to the critical effort. Such a riddle could in effect have any solution:
why am I being asked to provide one?/////////////////////////////////////////////////////////////////
/////////////////////

From plambeck Wed Oct 10 00:36:42 1990
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From: Thane E. Plambeck 
Full-Name: Thane E. Plambeck
Message-Id: <9010100736.AA05664@Neon.Stanford.EDU>
To: plambeck@neon.Stanford.EDU
Subject: ESP paranormal, etc.
Status: R


One might think naively that to distinguish between what is ESP, paranormal,
bigfoot, kirlian photography etc and what is science, say fourier series,
superconductivity or anil's thesis would be a difficult thing but we know
it to be trivial. Only in the lower reaches of the prole press (national
enquirer) do we encounter any confusion about what's what, and this only
in the context of appropriating the scientist's authority for headlining
(``Top researchers baffled by Zebra's Haiku'') I own a two volume
``research study'' on Bigfoot but the emphasis throughout is on what is
unknown or mysterious about the creature, and not on what evidence,
even if fabricated, really exists. for example many pages are devoted
to ``possible sightings,'' but none to ``sightings.'' there are big
apes and the lines are not long at the zoo---but this is irrelevant
because it is the unknown dimension that we are being asked to respond to.
let's agree then on this point and move on. taking a closer look
at the UFO, extra-t's etc. in our culture reveals some interesting points
(next message if I continue typing....)

From plambeck Wed Oct 10 00:57:09 1990
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From: Thane E. Plambeck 
Full-Name: Thane E. Plambeck
Message-Id: <9010100757.AA06401@Neon.Stanford.EDU>
To: plambeck@neon.Stanford.EDU
Subject: across that crazy quilt we call the classes
Status: R


take the ufo encounter as we find it in movies, in books, in television
commercials. at the prole level (national enquirer) we find the
abduction theme. the aliens seize a victim who is returned unharmed
with vague and usually not altogether unpleasant recollections. higher
up the cultural ladder (but not too high) we find the man, isolated in
a rural environment, suddenly illuminated by a bright, mesmerizing light.
the aliens inspect the human and move on, and the man understands himself
to have been in considerable danger, perhaps because bright fireballs that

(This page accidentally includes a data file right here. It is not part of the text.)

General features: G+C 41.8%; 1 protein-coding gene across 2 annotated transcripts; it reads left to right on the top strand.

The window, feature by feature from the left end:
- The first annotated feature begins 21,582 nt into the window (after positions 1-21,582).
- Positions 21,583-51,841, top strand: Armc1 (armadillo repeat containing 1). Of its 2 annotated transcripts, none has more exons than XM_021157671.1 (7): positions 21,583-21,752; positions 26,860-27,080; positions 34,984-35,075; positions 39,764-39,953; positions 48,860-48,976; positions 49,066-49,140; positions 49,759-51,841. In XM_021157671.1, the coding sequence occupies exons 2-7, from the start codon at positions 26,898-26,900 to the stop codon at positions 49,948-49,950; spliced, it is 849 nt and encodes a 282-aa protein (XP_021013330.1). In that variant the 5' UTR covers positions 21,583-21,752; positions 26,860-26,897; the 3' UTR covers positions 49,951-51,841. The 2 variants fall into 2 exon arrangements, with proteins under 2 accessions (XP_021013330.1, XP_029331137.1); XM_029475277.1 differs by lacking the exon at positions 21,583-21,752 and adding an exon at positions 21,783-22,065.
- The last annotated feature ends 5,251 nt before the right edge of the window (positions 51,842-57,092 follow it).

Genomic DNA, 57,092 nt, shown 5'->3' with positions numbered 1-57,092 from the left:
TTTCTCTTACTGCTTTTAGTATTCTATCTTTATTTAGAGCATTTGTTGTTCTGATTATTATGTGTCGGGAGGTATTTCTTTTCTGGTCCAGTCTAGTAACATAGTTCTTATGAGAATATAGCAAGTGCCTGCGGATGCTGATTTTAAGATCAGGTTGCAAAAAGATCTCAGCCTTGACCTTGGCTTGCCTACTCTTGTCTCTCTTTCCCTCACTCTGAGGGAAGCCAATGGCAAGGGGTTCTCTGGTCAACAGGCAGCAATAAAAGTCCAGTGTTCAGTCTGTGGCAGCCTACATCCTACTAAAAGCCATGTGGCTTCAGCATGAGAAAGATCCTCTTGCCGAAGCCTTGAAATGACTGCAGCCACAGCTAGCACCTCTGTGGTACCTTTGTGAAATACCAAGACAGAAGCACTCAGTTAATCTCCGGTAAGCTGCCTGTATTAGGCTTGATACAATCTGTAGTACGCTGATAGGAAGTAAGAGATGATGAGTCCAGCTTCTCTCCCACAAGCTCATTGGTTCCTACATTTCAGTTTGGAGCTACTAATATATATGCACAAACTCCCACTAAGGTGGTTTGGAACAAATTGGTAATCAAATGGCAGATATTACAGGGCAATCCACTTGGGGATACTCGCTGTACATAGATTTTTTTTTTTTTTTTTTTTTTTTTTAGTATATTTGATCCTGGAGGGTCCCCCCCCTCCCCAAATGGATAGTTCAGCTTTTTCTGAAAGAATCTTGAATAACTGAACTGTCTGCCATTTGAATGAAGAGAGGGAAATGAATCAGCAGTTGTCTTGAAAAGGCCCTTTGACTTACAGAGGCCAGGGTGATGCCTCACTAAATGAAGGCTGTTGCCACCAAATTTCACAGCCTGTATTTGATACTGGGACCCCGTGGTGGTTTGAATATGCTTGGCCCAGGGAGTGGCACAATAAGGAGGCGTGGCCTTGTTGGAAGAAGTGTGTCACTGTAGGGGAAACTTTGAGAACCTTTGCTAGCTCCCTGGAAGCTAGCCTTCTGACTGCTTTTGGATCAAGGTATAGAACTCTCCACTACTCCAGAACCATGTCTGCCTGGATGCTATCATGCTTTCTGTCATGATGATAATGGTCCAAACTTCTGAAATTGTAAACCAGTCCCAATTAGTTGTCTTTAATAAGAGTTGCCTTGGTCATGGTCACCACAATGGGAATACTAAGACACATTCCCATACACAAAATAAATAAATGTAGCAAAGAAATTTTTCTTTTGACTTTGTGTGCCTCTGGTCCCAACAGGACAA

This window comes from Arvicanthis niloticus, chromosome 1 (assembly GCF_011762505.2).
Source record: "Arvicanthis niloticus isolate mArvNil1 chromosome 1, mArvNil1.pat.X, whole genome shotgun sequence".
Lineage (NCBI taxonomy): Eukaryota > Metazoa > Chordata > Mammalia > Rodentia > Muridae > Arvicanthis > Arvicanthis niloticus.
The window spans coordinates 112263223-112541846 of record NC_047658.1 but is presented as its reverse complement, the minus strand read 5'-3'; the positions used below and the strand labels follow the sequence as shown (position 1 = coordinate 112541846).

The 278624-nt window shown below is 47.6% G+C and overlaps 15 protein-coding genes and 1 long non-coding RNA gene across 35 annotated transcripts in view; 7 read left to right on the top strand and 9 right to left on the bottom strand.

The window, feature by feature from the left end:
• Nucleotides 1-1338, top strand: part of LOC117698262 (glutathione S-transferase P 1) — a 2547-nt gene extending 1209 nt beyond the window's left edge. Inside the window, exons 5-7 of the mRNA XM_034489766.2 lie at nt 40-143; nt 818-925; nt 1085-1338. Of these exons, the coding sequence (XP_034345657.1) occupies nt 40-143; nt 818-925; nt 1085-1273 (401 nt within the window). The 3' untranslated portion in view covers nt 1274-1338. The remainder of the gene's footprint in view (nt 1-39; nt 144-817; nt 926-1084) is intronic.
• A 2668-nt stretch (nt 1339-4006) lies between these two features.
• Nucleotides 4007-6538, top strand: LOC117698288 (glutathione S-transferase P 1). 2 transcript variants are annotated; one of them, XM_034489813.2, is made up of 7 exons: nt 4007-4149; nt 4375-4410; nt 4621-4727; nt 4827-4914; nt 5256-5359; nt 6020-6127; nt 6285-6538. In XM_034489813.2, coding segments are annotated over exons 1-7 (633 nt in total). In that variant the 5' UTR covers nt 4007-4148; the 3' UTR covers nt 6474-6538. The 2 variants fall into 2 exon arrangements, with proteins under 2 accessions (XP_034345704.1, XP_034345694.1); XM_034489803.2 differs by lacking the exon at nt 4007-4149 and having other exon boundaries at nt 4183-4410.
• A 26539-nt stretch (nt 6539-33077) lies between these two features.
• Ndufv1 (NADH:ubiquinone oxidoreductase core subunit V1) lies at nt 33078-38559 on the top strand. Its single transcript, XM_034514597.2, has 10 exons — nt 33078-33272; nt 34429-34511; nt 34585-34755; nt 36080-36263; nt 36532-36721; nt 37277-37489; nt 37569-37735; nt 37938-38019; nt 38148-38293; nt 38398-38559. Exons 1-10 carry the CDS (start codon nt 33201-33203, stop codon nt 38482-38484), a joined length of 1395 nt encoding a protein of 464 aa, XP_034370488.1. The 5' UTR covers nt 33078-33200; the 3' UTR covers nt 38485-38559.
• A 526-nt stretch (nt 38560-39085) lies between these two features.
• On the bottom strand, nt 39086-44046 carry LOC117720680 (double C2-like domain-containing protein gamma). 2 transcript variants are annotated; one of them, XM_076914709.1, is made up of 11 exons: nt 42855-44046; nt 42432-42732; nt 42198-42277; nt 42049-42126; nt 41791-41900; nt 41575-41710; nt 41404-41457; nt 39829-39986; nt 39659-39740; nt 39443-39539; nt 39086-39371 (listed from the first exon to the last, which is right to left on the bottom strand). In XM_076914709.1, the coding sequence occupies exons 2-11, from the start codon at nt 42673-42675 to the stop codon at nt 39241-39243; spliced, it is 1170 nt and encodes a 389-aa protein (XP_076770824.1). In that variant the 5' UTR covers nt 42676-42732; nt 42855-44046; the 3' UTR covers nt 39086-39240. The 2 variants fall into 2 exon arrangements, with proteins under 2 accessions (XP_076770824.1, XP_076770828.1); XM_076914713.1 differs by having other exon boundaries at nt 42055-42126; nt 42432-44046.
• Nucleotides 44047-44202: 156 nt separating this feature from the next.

burned circular patches into a nearby wheatfield may just have well have
burned him alive and indeed looking at his fishing waders we find them
to be singed at the seams. still higher on the cultural ladder we have
what is known as ``the search for extra-terrestrial intelligence''
with radio waves, space-craft messages on records, and the musings
of Carl Sagan. at the top we have twin peaks, where the ineluctable
core of the idea is yanked out and thrown in with its true company,
the unexplained murder, the mentally half-sane, the inscrutable
closed community with symbolic visitor (agent cooper), prostitution,
shady investment practices, and the far east.

From plambeck Wed Oct 10 01:32:39 1990
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Date: Wed, 10 Oct 90 01:32:38 -0700
From: Thane E. Plambeck 
Full-Name: Thane E. Plambeck
Message-Id: <9010100832.AA07702@Neon.Stanford.EDU>
To: plambeck@neon.Stanford.EDU
Subject: you know
Status: R


if twin peaks is about anything it is about messages, messages sent but
not received, messages by phone, messages as clues, messages as dreams,
messages as massages (one-eyed jacks). we have messages from logs,
messages from birds, messages going on to recording tape for diane, messages
to iceland, messages from outerspace, messages from a giant in the
middle of the night with UFO bright light metaphor, strange accent
and token of proof (missing ring). The best scene in the last Twin peaks
was between the military man and the log lady---the log's message was
``deliver the message,'' the log ladies question was ``do you understand that,''
and his answer was ``yes, I believe I do.'' It was a gratifying scene
for the viewer precisely because this moment distilled the act of reception
from our own understanding of the information conveyed---we know
none of the message, the sender, the receiver or the mechanism by
which it is conveyed, but that it is confirmed as received is gratifying
to us. modern man desires community and a sense of belonging and even
this highly reduced communal feeling or understanding strikes a deep chord.